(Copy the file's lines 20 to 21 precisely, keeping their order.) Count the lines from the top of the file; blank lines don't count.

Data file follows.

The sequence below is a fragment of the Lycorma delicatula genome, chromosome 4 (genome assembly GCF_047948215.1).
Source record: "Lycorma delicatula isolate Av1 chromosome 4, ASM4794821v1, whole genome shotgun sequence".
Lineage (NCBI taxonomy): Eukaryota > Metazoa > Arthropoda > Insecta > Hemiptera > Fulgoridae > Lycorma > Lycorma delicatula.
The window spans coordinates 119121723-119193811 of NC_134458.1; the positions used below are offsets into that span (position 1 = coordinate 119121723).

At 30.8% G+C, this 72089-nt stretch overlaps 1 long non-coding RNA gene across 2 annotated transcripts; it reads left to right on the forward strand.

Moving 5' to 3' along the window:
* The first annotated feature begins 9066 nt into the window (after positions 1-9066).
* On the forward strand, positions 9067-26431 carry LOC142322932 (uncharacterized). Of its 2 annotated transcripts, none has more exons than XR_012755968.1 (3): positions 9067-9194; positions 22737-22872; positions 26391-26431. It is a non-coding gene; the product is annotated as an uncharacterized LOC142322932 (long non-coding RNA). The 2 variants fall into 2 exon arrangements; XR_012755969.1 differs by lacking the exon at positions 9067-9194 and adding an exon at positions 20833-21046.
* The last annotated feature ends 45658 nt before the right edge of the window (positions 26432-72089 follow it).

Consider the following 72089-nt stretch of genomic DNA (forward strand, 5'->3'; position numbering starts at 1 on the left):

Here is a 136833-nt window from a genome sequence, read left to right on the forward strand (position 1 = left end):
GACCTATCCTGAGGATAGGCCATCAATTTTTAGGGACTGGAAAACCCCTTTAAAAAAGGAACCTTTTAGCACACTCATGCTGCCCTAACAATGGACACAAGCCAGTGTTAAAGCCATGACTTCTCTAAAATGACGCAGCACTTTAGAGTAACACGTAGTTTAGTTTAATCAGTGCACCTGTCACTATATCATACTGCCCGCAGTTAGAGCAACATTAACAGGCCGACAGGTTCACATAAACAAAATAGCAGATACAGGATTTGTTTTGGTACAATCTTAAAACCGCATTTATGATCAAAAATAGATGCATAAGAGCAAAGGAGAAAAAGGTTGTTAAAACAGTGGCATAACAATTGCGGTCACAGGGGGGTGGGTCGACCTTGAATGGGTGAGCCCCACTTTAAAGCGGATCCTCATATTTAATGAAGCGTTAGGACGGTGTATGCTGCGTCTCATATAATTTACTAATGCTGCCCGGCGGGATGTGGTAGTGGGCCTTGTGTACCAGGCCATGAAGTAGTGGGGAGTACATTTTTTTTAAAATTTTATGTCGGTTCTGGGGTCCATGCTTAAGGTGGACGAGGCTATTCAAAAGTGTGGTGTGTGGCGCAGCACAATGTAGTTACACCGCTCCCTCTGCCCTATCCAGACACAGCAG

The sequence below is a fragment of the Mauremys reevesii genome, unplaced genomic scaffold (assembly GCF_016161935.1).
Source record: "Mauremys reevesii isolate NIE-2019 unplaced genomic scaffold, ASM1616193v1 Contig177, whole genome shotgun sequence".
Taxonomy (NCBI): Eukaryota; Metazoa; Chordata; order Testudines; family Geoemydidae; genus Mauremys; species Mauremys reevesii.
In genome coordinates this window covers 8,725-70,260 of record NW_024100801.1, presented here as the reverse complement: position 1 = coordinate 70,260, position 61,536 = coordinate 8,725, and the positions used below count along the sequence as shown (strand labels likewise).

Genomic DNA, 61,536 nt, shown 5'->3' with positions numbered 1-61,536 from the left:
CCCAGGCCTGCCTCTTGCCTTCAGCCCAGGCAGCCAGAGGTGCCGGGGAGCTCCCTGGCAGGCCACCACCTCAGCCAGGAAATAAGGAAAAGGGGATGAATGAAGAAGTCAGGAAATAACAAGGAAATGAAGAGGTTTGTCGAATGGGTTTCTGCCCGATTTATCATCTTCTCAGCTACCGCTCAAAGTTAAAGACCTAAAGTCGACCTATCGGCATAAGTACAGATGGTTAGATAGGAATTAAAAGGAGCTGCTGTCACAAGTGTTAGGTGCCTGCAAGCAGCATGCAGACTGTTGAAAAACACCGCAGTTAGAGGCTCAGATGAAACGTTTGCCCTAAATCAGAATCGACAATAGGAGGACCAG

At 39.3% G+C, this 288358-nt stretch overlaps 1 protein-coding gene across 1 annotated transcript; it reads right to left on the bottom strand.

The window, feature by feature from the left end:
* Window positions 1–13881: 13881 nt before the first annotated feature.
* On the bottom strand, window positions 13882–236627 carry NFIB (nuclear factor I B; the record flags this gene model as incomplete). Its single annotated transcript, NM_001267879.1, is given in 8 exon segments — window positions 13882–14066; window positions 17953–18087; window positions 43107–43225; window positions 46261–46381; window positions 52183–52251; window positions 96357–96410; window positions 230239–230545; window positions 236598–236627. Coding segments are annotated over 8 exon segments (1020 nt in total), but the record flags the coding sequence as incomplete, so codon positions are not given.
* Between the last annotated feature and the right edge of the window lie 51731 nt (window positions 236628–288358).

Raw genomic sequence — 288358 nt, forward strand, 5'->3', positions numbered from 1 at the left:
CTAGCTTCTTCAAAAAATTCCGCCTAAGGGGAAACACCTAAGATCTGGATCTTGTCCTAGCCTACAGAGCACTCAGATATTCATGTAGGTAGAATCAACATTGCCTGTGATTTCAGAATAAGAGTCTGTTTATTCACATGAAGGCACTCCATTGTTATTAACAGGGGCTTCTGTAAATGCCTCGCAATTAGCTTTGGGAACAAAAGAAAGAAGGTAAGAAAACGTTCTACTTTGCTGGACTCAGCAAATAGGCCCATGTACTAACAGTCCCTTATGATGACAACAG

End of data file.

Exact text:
The window, feature by feature from the left end:
* Window positions 1–13881: 13881 nt before the first annotated feature.